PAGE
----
The poem, which originally appeared in an 1869 edition of Harper's Magazine, warned travelers to avoid a particular city. It reads, in part:
Where sand is blown from every mound
To fill the eyes and ears and throat-
Where all the steamers are aground
And all the shanties are afloat?
Where whisky shops the livelong night
Are vending their poison juice:
Where men are often very tight,
And women deemed a trifle loose?
Those lines were more than enough to intrigue me, so my wife and I packed our bags and headed off for a weekend in that seething vat called Omaha. Our youngest son also lives there, so the idea of visiting him might have been a factor.
One of the best ways to get a feel for a city and learn about its history is to visit its museums. Strolling inside a climate-controlled structure such as a museum also seemed like a good way to escape the foot-cooking heat we were enduring that weekend.
The Durham Museum is housed in the former Union Station, a stunning art deco structure that was once Omaha's main train station. Its walls are graced by soaring cathedral windows, and its floors are festooned by wonderfully patterned terrazzo. It's a pretty nice shed.
In the basement of the Durham, I ran into a fellow South Dakotan named Sue. After leaving South Dakota some years ago, Sue "made good" and became incredibly famous. I instantly recognized her from the innumerable photos that have appeared in the tabloids. Gathering all my courage, I sidled up to her and tried to strike up a conversation.
"So, I hear you're from out by Faith," I said, hoping to sound nonchalant.
No response. Sue simply continued to stare straight ahead, a toothy smile frozen on her face.
"You got a nice set of choppers there. Who's your dentist? I go to that Dr. Knutzen."
Nothing! The awkward silence continued for some moments, until my wife finally came over and rescued me.
"Quit talking to that T. rex skeleton!" she admonished. "Why do you always have to embarrass me? I can't take you anywhere!"
Another good way to gauge a city is by its restaurant scene. That evening, we opted to eschew (ha!) the chain eateries and find something local and unique.
This is how we found ourselves at a tiny cubbyhole cafe named Sgt. Peffer's. This place should in no way be confused with the Beatles' album Sgt. Pepper's Lonely Hearts Club Band, a point that was driven home by the numerous photos of the Beatles that adorned the walls of the restaurant, along with an actual Sgt. Pepper album.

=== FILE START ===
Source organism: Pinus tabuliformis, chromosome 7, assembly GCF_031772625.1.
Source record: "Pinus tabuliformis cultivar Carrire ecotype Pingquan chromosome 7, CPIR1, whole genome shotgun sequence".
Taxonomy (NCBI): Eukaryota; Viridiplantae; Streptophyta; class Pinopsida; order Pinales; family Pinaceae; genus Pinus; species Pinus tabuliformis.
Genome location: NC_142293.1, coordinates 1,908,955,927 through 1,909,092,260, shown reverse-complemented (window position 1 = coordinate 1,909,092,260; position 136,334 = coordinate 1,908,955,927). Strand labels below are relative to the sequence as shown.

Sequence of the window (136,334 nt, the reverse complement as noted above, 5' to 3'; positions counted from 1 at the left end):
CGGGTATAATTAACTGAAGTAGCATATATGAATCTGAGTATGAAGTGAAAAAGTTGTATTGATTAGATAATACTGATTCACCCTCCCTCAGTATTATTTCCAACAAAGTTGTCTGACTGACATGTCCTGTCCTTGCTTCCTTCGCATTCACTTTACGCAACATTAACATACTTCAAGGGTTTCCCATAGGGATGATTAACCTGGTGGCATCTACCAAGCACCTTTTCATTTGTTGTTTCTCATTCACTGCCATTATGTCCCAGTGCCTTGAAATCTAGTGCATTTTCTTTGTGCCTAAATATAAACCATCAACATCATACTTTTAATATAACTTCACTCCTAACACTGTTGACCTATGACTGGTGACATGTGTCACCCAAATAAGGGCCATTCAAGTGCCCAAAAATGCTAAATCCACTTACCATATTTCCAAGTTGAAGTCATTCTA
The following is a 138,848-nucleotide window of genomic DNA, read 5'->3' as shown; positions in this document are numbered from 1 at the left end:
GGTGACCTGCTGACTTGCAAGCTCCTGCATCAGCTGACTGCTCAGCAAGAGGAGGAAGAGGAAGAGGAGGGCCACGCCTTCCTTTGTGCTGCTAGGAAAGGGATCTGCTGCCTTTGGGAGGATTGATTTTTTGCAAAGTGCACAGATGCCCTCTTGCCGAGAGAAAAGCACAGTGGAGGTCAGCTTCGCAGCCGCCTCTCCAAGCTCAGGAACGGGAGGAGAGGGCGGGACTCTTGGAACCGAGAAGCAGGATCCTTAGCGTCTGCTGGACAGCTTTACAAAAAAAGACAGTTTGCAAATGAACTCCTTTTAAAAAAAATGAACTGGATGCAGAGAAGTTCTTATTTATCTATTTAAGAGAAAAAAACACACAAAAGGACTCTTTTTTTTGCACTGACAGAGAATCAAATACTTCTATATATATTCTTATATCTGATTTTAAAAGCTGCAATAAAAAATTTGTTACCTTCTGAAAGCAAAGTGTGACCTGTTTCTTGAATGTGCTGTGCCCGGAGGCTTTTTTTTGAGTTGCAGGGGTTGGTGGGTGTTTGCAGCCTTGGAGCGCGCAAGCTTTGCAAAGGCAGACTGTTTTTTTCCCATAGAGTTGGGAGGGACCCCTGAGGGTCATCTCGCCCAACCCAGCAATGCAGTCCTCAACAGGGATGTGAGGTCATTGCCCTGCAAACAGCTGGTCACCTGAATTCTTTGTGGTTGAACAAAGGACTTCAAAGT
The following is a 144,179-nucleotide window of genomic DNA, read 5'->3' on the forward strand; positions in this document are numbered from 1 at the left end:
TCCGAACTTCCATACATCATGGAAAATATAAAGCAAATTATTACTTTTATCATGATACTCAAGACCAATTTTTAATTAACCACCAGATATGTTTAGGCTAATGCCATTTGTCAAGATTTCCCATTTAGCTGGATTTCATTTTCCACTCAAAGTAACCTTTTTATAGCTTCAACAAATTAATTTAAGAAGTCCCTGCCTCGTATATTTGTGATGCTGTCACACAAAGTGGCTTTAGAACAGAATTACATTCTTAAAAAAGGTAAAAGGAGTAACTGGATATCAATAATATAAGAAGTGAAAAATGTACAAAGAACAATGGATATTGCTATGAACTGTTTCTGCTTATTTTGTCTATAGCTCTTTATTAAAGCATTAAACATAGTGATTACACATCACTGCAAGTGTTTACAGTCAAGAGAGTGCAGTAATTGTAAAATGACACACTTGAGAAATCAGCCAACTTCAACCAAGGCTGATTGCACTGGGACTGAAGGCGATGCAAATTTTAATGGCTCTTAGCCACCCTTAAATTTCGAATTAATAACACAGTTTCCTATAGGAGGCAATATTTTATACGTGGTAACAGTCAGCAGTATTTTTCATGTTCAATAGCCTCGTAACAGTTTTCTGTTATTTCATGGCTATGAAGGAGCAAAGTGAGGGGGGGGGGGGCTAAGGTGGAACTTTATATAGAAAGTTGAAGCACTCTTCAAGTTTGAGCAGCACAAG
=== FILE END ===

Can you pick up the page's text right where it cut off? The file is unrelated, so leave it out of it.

But the food was zesty, authentic and very filling. In short, it was everything you could want from an Italian eatery.
Across the street was a little gin joint that boasted champagne on tap. This struck us as unusual, so we decided to check it out.
After sampling their supposed champagne, I concluded that it would have been more accurate if they had advertised "fizzy Boone's Farm on tap." But the place was chock-a-block with ambiance, including a ceiling that was plastered with old beer ads from newspapers. Decades' worth of cigarette smoke had turned the ads a deep amber.
Oddly, there was also a framed collection of political campaign buttons on display. Among them were buttons for Nixon, LBJ, Kennedy and even Dewey who, as we all know, defeated Truman in a 1948 landslide.
The next day we opted to continue our museum theme by visiting the Joslyn Art Museum. Plus, it was still really hot outside.
The elegant edifice of the Joslyn is made of pink Georgia marble. Deep in the interior of the building, amidst the vast maze of art galleries, is a courtyard that features a fountain made of a rainbow of ceramic tiles. It's a pretty nice shed.
The art on display ran the gamut, from contemporary blown glass installations to paintings by artists who were so famous that even I had heard of them. It wasn't all "highbrow," though; one gallery contained doodles by Dr. Seuss for a book he eventually named "The Lorax."
One painting I found interesting was by George Catlin. It depicted several Sioux braves who were on snowshoes and were applying their buffalo lances to bison that were struggling get away through a mire of deep snowdrifts. It made me profoundly grateful for the invention of the drive-through window.
While perusing a particular portion of prominent paintings, I said loud enough to be heard by bystanders, "Yeah, I've always wanted to own a Renoir. But I never had the Monet!"
My wife shook her head and muttered, "I can't take him anywhere!"